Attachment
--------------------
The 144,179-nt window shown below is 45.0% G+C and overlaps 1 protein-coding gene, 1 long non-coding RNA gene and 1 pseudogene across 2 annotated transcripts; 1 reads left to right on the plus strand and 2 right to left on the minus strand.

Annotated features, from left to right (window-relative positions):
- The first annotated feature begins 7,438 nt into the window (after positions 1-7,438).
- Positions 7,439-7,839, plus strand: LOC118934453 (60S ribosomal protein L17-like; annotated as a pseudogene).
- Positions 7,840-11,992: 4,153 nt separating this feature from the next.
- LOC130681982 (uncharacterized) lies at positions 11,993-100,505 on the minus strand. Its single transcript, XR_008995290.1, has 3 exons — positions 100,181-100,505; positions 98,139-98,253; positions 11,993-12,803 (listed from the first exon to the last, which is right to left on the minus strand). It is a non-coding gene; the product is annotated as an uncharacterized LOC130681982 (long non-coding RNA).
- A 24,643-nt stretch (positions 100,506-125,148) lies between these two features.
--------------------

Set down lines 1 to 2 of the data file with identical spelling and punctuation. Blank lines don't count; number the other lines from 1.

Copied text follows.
The 144,179-nt window shown below is 45.0% G+C and overlaps 1 protein-coding gene, 1 long non-coding RNA gene and 1 pseudogene across 2 annotated transcripts; 1 reads left to right on the plus strand and 2 right to left on the minus strand.

Annotated features, from left to right (window-relative positions):